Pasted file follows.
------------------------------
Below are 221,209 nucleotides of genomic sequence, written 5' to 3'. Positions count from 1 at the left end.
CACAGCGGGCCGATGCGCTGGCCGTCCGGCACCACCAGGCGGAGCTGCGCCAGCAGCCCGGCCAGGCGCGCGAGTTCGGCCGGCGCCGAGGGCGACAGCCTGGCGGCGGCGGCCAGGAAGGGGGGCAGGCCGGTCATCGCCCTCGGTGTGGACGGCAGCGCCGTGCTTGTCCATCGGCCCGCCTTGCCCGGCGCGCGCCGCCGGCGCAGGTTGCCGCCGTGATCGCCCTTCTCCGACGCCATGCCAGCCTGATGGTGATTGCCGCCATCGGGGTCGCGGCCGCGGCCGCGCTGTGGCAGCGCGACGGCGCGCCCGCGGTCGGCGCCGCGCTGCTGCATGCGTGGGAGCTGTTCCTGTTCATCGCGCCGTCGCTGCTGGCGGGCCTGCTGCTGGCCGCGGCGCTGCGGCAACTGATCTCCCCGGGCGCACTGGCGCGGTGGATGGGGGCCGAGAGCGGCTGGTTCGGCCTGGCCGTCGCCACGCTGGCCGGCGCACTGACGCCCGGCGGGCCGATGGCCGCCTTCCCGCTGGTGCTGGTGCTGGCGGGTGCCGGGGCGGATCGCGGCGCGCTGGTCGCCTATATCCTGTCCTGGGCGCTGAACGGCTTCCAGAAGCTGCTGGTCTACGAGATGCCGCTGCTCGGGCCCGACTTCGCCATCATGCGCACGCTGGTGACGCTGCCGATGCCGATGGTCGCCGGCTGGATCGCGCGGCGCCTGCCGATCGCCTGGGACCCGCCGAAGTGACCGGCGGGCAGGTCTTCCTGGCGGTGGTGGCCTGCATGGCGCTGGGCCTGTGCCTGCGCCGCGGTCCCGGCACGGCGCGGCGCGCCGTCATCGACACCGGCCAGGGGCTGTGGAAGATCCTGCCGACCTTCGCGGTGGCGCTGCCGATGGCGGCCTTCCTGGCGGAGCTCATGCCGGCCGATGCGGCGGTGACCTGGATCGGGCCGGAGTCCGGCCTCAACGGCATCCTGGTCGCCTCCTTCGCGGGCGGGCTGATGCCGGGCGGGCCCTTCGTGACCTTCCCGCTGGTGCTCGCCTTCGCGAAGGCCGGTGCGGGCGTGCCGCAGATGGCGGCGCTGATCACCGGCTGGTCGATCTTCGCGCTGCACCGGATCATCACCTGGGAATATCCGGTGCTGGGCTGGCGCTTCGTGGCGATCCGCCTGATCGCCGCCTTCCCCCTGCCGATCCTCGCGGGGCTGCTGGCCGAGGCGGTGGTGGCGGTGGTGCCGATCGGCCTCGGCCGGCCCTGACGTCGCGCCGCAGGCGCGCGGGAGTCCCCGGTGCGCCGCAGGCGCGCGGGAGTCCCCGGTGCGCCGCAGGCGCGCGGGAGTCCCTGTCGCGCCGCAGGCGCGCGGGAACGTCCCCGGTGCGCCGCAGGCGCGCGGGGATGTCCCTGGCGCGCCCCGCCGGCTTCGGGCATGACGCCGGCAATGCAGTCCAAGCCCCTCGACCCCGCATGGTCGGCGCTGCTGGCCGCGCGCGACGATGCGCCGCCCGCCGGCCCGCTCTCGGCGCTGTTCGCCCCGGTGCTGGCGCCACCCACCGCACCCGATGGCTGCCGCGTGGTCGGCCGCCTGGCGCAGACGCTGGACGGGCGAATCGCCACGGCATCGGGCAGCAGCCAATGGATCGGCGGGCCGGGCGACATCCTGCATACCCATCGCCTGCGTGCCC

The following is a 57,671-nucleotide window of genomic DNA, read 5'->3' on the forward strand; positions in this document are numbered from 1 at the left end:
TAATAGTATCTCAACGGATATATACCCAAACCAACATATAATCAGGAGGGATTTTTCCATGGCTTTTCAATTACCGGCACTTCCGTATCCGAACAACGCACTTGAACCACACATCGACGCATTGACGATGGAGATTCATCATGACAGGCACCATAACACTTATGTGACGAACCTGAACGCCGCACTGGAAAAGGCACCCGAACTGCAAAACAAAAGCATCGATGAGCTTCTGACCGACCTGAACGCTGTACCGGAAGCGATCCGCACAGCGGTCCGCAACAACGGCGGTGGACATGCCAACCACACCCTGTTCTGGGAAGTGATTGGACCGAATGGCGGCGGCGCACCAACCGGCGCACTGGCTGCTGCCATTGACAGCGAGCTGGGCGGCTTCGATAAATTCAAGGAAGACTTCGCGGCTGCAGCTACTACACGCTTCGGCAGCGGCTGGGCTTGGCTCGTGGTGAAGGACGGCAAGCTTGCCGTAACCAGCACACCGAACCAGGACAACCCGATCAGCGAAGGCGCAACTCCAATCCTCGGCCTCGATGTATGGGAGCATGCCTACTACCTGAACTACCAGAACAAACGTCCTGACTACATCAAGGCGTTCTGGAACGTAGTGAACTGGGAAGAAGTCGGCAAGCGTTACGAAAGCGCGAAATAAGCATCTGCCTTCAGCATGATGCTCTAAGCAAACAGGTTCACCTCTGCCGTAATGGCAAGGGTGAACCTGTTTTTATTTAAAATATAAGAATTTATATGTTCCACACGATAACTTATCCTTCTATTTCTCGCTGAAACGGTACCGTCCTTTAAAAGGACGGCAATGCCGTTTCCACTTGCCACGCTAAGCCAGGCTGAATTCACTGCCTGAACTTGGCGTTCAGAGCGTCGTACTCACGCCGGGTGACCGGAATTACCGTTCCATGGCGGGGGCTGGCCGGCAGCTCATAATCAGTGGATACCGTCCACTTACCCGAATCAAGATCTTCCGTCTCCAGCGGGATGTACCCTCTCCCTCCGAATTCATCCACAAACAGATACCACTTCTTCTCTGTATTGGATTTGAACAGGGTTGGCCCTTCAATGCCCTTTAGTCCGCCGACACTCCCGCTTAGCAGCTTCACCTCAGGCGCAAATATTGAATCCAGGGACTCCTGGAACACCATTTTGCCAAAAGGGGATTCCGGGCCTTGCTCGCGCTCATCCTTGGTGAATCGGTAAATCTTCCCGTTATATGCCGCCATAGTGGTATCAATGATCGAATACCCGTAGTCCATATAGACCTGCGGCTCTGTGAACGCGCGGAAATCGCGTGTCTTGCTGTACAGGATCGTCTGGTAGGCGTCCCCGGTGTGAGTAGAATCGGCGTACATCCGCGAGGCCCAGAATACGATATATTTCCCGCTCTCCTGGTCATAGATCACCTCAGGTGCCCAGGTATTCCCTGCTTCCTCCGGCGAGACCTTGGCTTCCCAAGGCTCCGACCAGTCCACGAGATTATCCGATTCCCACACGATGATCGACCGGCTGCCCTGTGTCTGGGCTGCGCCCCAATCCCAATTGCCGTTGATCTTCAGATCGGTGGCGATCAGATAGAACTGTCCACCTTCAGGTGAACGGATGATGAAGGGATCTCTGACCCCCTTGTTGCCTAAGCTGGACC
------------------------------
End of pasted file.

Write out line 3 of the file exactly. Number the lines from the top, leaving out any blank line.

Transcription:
The following is a 57,671-nucleotide window of genomic DNA, read 5'->3' on the forward strand; positions in this document are numbered from 1 at the left end: